CLINTON — Despite resistance from Assistant Clinton County Attorney Ross Barlow, District Court Judge Mark Cleve granted a Nebraska woman a deferred judgment for felony theft.
Alexis U. Kepani, 21, appeared Thursday in Clinton County District Court for sentencing for second-degree theft, a Class D felony.
Barlow supported the court granting Kepani a suspended sentence, citing the plea agreement. Barlow cited Kepani’s young age and minimal criminal history. He resisted any request for a deferred judgment, stating the offense took place over a period of months. Barlow also requested Kepani be ordered to pay $6,058 in victim restitution.
Defense attorney John Kies asked the court to consider granting Kepani a deferred judgment. Kies stated Kepani has been successful in college and was naive in committing the offense. Kies said Kepani took responsibility for her actions and requested the court give Kepani an opportunity to show the court she can complete probation.
Cleve granted Kepani a deferred judgment. He stated it was a very serious offense but cited Kepani’s age and lack of a criminal history as reasons for the deferred judgment. He placed her on probation for two years. A $750 fine was suspended. Cleve ordered Kepani to pay $6,058 in victim restitution.
According to the affidavit, on Sept. 29, 2015, two individuals came to the Clinton Law Center and made a report of fraud. A male reported he met Kepani when they both attended Ashford University in the spring of 2015. Kepani talked to the male in June 2015 and told him she knew someone received money from the male. Kepani persuaded the victim that the male defrauded him and her uncle, an FBI agent, planned to work the case to find and arrest the male. Kepani convinced the victim to send her money by wire transfer to finance the FBI pursuit and prosecution of the male. Kepani represented she also sent money to finance the pursuit of the male. The victim, using funds mostly from his mother, sent another $7,170 to Kepani from June 2015 to August 2015. The victim sometimes received text messages from others posing as investigators, telling him to send the money to Kepani.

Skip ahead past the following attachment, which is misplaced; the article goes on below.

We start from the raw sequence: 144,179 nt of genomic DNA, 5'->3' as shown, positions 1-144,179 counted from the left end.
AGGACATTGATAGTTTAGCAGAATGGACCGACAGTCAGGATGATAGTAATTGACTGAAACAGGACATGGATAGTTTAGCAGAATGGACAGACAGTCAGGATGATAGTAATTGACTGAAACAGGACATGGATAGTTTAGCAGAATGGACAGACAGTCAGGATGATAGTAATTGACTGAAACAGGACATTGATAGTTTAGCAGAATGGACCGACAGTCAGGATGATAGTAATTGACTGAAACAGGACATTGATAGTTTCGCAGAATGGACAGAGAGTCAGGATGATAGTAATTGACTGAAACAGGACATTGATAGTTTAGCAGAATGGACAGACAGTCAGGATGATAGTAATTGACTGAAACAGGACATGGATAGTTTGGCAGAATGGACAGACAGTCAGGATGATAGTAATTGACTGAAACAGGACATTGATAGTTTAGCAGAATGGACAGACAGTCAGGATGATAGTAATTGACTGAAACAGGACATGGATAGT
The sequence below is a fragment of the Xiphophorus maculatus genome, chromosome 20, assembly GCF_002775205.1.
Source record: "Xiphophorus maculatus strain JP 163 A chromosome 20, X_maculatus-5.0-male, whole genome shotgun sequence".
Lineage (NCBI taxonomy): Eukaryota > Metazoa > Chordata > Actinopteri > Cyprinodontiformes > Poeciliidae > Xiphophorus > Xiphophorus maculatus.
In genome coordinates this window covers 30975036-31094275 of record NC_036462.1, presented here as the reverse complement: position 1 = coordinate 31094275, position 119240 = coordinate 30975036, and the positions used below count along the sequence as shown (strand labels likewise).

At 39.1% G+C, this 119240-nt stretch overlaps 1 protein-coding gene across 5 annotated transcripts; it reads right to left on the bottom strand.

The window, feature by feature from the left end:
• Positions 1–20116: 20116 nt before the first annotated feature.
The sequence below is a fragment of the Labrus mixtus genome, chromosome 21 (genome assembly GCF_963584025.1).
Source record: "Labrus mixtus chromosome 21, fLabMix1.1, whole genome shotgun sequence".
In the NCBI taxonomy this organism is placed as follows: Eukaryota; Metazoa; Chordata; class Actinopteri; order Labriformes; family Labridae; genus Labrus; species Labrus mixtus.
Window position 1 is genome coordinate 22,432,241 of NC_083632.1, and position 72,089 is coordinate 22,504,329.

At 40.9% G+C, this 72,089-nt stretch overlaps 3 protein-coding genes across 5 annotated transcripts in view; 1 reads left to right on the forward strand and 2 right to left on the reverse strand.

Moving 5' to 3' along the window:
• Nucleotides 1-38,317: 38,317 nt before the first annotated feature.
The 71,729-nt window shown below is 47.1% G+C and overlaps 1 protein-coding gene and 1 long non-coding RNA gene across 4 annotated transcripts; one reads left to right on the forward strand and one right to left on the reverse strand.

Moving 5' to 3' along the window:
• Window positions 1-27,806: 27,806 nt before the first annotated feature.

The affidavit states the victim turned over his phone to police in October 2016. Police reviewed the records, which showed messages from the phone the victim described as Kepani’s. The messages corroborated the victim’s statements about Kepani sending him text messages, telling him her uncle conducted an investigation into a male and arrested him.
The affidavit continues that on Nov. 14, officers located and interviewed Kepani at Bellevue University in Nebraska. Kepani admitted she told the victim her uncle, an FBI agent, needed money to conduct an investigation of the fraud suspect. Kepani admitted she knew no FBI agents and fabricated the account to obtain money from the victim. She estimated she received $2,000 from the victim, knowing there was no FBI investigation.